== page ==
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|Subject: The $5 trillion tax-cut myth||Date: 10/5/2012 8:27 AM|
|Author: MadCapitalist||Number: 647110 of 736103|
The $5 trillion tax-cut myth
"After 47 percent, the presidential campaign’s most incendiary number is $5 trillion. That’s the tax cut planned by Mitt Romney with most benefits going to the wealthy, according to President Obama and his campaign. The president has used the figure repeatedly, as have his surrogates and ads. In Wednesday’s debate, Romney vehemently denied that there ever was a $5 trillion tax cut for the rich. He’s right. The figure is a partisan construct that, somehow, has been given a pass by most of the media as one plausible version of the truth. It isn’t.
To justify its $5 trillion figure — the estimated tax loss over a decade — the Obama campaign had to cherry-pick Romney’s proposal and the TPC analysis. It had to ignore any revenue raised by reducing tax breaks and assume that, faced with a conflict between the rich and the middle class, Romney would automatically side with the rich — as opposed to shielding the middle class from any tax increase. On Wednesday, Romney promised to protect the middle class.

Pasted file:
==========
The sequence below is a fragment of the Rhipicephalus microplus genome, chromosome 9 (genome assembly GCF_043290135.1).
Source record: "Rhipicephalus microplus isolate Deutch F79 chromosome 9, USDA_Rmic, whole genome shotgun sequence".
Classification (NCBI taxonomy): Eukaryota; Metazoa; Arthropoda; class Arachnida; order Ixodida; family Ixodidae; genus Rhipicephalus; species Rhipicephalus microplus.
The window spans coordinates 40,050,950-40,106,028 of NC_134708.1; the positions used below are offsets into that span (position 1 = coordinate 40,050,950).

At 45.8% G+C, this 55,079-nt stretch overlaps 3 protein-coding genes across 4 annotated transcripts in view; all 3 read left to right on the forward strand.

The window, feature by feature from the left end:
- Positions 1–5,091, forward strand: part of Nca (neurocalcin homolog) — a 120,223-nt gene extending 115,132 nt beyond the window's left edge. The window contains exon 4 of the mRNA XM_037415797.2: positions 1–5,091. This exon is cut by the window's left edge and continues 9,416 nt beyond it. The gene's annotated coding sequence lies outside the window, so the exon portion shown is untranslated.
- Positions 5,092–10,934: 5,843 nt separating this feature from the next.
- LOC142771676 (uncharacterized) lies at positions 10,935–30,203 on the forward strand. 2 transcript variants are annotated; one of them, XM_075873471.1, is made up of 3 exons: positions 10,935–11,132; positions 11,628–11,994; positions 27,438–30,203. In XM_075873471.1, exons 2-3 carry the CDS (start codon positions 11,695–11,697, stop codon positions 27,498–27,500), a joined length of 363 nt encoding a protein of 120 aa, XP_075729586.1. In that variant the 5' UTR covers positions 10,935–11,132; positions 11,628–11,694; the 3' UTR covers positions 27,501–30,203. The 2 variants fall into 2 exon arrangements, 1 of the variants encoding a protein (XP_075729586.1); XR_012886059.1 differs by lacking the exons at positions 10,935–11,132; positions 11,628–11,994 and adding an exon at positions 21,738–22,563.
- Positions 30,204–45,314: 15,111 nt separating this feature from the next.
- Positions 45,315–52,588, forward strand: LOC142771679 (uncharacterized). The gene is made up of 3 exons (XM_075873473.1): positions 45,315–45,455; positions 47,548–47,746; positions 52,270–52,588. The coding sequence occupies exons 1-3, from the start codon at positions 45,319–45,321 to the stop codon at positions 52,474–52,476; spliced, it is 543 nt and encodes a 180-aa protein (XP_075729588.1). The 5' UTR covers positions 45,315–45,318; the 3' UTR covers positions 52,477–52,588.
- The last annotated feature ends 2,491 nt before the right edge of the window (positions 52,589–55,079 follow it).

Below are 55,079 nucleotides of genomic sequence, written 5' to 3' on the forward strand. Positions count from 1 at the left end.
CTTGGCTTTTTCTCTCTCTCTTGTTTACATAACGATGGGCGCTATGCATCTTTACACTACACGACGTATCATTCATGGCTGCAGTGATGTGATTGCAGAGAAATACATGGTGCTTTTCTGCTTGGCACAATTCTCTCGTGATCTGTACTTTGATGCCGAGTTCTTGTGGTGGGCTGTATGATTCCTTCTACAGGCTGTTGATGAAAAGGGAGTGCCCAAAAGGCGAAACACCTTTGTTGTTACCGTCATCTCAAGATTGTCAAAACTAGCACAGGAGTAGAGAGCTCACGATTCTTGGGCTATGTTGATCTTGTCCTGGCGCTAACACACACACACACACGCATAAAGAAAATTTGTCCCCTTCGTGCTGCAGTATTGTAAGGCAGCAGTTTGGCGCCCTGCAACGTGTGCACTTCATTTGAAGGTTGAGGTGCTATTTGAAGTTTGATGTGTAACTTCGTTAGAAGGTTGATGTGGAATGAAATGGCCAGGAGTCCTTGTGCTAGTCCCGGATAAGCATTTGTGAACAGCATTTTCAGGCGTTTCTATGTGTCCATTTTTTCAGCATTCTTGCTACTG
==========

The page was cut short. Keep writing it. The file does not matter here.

The TPC report was widely interpreted as saying Romney would have to raise taxes on the middle class. It didn’t, says the TPC’s Howard Gleckman. It simply pointed out that he couldn’t keep all “his ambitious campaign promises.” He’d have to make choices and modifications. So what else is new?"
The Obama campaign reminds me of Animal House.
Flounder: Will that work?
Otter: Hey, it's gotta work better than the truth.
If Obama gets re-elected, we all might need to take Bluto's advice.
Bluto: My advice to you is to start drinking heavily.
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